Name the literary element in this quotation, "The glorious lamp of heaven, the sun".
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It's a metaphor. Notice how the author is comparing the sun to the "glorious lamp of heaven" without using the word "like" or "as." Had he chosen to use like or as, that would make the ;iterary device into a simile. Instead, he chhoses the direct route, simply naming something as something else and allowing the readers to put the clues together on their own.
Metaphors are commonly used in poems that are both canonized and contemporary; a look at works by poets ranging from Frost to Collins will prove this assertion to be true. Metaphors are one of the most widely used poetic devices.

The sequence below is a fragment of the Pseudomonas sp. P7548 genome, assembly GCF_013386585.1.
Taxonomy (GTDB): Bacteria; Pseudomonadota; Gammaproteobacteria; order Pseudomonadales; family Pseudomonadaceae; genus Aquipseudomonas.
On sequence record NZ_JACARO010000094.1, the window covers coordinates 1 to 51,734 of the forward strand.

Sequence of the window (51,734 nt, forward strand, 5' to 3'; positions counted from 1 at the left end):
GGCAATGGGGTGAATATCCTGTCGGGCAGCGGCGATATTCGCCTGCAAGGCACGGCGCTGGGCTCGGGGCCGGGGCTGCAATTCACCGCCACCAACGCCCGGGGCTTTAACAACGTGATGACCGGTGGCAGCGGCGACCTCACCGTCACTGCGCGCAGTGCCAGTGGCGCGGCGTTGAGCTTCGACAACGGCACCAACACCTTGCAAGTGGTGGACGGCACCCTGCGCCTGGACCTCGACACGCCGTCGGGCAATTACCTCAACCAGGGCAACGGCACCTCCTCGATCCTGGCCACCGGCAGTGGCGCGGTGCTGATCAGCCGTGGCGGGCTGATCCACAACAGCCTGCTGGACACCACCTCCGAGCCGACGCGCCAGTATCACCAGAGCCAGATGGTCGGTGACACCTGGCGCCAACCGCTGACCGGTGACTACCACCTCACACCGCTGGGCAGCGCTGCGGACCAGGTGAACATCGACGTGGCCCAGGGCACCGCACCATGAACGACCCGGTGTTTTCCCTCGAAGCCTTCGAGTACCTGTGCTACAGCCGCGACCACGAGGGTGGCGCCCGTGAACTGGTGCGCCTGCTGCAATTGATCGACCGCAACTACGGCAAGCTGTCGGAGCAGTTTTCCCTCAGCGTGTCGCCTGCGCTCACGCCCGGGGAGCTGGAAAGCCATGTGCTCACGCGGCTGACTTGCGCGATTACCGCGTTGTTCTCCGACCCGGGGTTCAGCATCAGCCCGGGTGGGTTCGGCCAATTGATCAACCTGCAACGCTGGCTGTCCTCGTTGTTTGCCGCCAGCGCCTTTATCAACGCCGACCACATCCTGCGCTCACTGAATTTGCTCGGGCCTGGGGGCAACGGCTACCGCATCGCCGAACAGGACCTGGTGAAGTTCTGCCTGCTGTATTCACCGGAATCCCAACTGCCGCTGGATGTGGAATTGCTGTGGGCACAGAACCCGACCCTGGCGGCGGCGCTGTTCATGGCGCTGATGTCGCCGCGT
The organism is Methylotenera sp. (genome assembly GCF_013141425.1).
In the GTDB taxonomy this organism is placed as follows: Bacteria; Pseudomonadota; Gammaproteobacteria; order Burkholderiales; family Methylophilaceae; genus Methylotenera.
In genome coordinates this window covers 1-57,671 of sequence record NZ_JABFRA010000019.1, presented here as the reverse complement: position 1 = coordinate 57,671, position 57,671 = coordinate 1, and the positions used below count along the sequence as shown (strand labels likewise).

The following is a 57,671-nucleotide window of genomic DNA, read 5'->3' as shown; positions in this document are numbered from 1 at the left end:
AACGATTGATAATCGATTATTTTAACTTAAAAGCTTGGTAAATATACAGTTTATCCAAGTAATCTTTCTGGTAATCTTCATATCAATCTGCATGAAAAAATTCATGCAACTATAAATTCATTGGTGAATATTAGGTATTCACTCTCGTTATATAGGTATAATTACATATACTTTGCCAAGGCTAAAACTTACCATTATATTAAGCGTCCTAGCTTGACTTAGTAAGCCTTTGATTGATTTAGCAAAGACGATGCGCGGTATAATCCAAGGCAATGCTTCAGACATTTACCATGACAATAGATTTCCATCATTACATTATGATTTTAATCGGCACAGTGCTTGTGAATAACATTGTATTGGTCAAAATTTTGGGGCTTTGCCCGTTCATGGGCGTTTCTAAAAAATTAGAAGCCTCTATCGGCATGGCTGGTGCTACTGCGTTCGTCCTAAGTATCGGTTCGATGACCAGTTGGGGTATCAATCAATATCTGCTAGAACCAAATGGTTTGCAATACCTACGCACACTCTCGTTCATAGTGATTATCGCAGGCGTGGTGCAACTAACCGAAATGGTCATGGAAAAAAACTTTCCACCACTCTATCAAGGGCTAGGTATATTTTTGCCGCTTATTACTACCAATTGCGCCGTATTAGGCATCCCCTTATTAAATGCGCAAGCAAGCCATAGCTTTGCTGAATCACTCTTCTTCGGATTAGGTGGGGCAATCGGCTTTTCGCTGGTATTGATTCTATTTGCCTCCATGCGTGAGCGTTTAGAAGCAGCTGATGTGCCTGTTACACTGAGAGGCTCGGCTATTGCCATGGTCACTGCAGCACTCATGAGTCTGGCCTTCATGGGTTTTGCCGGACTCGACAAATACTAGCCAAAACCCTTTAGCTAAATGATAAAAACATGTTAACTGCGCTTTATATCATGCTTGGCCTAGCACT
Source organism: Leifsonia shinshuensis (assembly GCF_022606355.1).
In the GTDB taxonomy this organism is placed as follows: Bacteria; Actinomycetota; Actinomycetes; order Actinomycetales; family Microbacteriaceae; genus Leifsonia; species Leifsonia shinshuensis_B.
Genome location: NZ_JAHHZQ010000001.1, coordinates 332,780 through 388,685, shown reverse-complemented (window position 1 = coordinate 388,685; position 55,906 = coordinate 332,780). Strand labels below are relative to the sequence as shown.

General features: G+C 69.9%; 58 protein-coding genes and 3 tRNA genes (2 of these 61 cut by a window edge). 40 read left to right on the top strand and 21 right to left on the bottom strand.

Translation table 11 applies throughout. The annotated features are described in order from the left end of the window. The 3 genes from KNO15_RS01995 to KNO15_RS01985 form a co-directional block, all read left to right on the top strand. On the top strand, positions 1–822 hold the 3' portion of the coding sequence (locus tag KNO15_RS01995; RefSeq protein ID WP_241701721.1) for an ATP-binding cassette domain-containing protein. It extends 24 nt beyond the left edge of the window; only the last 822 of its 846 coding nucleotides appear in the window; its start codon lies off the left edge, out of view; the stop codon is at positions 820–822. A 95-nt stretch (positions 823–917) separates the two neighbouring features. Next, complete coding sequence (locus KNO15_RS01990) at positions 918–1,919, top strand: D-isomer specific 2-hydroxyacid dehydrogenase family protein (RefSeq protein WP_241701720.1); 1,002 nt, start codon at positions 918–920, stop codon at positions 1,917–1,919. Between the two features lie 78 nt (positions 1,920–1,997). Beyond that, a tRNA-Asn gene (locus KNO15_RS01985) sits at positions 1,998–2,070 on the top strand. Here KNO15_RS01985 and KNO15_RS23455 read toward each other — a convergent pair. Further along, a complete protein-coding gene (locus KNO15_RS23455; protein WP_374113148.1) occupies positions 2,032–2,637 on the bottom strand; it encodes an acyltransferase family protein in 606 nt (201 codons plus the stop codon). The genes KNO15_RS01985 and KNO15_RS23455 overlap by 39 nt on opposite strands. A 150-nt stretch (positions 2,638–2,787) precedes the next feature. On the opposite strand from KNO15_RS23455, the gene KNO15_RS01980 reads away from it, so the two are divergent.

In Robert Herrick's "To the Virgins, to Make Much of Time," the metaphor of the sun being likened to a lamp also serves to further the theme of carpe diem which is the main idea of this poem. For, like a lamp, the sun loses its light after the day is done, and does not arise until the next day when time has passed. So, the idea of taking advantage of opportunities while it is light and before darkness sets in suggests the theme of making the most of time. The metaphor of the sun's being a lamp of heaven serves well to develop the controlling metaphor of Herrick's poem that time is fleeting.
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